03 December 2015
Listening to Bach as we
watch and wait in Advent
There is a beautiful expression of Advent as a time of preparation and waking in Bach’s cantata BWV 140, Wachet auf, ruft uns die Stimme (‘Awake, calls the voice to us’), also known as ‘Sleepers Wake,’ is a cantata written by Johann Sebastian Bach (1685-1750) in Leipzig.
This cantata has been described as one of Bach’s “most beautiful, most mature and, at the same time, most popular sacred cantatas.” As the Advent them runs through all the services in the chapel of the Church of Ireland Theological Institute, two students, Nigel Cairns and Danielle McCullagh, put together a YouTube version of this cantata for a Service of the Word this morning [3 December 2015]:
Bach has been described as “a Christian who lived with the Bible.” Besides being the baroque era's greatest organist and composer, and one of the most productive geniuses in the history of Western music, Bach was a theologian who regarded his work as theology.
On his manuscripts, Bach would write INJ (In Nomine Jesu, “In the name of Jesus”) or JJ (Jesu Juva, “Jesus Help Me”), and he ended his manuscripts with the initials SDG (Soli Deo Gloria, “Glory to God Alone”).
In Leipzig, Bach also composed his epic Mass in B Minor, The Passion of Saint John and The Passion of Saint Matthew, all for use in public worship and liturgy. The Passion of Saint Matthew has been called “the supreme cultural achievement of all Western civilisation.” Even the Friedrich Nietzsche (1844–1900) admitted upon hearing it: “One who has completely forgotten Christianity truly hears it here as Gospel.”
This cantata is regarded as one of his most mature and popular sacred cantatas. He composed this chorale cantata in Leipzig for the 27th Sunday after Trinity and it was first performed by Bach in Leipzig’s main church. Nikolaikirche. on 25 November 1731. This was the only time Bach performed this cantata.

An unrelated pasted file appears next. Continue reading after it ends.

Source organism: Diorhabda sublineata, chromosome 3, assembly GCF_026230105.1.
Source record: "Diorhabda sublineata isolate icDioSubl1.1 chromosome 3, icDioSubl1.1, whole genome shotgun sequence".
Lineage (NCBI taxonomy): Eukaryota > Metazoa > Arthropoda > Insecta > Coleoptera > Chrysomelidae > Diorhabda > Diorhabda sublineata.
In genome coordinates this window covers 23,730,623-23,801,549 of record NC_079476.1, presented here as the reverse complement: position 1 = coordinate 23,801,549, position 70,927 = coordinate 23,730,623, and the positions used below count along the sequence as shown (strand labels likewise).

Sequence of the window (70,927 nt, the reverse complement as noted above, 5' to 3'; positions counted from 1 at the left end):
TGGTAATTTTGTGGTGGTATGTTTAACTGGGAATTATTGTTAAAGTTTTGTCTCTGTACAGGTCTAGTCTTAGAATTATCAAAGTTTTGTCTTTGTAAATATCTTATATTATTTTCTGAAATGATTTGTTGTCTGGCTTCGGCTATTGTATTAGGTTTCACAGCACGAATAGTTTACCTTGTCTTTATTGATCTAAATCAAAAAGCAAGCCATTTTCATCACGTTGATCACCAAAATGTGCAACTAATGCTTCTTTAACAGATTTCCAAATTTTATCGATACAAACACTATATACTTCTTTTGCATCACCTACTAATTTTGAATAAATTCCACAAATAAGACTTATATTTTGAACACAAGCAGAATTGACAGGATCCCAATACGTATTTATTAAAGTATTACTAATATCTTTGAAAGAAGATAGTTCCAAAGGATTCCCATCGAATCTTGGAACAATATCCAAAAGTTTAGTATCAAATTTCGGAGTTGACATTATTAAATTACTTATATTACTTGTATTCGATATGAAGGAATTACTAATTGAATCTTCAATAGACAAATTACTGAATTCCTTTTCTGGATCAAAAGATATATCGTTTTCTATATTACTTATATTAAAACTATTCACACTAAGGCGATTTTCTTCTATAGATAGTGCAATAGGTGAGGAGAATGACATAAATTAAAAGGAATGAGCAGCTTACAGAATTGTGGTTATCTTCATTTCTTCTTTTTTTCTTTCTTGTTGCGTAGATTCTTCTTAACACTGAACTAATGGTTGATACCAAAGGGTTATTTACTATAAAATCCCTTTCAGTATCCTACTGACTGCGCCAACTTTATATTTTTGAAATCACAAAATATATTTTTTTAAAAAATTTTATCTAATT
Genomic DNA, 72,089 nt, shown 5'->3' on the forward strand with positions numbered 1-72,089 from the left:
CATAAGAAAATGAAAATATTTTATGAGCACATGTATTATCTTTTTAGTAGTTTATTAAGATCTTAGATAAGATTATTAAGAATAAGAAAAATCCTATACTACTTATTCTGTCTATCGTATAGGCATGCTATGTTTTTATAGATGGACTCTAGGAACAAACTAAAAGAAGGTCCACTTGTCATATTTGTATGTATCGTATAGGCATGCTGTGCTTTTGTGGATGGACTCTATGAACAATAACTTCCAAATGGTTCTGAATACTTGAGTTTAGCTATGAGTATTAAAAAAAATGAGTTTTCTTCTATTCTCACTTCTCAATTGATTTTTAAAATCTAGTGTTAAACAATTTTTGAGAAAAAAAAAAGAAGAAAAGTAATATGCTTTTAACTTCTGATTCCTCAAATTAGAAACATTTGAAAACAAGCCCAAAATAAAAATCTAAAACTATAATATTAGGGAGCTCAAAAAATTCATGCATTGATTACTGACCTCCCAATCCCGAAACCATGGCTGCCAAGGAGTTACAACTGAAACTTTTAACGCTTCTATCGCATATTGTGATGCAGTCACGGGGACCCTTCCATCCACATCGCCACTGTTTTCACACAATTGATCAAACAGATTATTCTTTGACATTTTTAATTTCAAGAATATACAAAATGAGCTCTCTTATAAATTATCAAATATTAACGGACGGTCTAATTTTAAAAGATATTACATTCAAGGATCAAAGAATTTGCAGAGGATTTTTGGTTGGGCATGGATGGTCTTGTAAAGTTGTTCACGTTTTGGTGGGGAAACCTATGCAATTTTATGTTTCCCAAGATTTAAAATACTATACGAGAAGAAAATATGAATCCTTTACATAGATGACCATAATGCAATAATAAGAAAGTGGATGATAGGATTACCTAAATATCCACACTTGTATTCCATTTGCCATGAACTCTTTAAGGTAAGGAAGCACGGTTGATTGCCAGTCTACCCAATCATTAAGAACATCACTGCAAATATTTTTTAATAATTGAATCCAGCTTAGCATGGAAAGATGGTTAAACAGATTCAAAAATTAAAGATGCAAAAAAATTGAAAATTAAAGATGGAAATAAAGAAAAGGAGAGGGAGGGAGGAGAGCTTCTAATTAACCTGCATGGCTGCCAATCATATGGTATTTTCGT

The cantata is based on the Lutheran hymn in three stanzas Wachet auf, ruft uns die Stimme written in 1599 by Philipp Nicolai (1556–1608). We sang the translation of this hymn by FC Burkitt (1864–1935) as the Offertory Hymn in Christ Church Cathedral Dublin last Sunday [29 December 2015], when I was preaching at the Sung Eucharist.
Bach used movement 4 of the cantata as the basis for the first of his Schübler Chorales, BWV 645, which was the organ voluntary in the cathedral on Sunday after the Sung Eucharist as the choir and clergy processed out.
The 27th Sunday after Trinity only occurs when Easter is extremely early in the Church Calendar. The prescribed readings for that Sunday were I Thessalonians 5: 1-11, telling us to be prepared for the day of the Lord and the parable of the Ten Virgins (Matthew 25: 1–13). Nicolai’s hymn is based on that Gospel reading.
The text and tune of Nicolai’s hymn appears unchanged in movements 1, 4 and 7, while an unknown author supplied poetry for movements 2 and 3, 5 and 6, both a sequence of recitative and duet. The librettist refers to the love poetry of the Song of Songs, showing Christ as the bridegroom of the Soul.
Bach structured the cantata in seven movements, setting the first stanza as a chorale fantasia, the second (movement 4) in the style of a chorale prelude, and the third as a four-part chorale.
He set the new texts as dramatic recitatives and love-duets, similar to contemporary opera. Bach scored the work for three vocal soloists (soprano, tenor, bass), a four-part choir and a Baroque instrumental ensemble of horn (to enforce the soprano), two oboes, taille, violino piccolo, strings and basso continuo, including bassoon.
It has been said that music is theology’s alter ego, or even its better half.
Karl Barth once said that when the angels play for God they play Bach, although when they play for their own enjoyment they play Mozart. David Scaer, Professor of Systematic Theology and New Testament, and Editor of the Concordia Theological Quarterly at Concordia Theological Seminary, has described Bach as “an ocean in whose music we are drowned in God’s own majesty.”
Alfred Dürr describes this cantata as an expression of Christian mysticism in art. Today, Bach’s music continues to lift the heart and to energise the soul. This hymn and cantata are intimately associated with Advent and continue to be performed and sing in cathedrals, churches and college chapels in the early Sundays of Advent.
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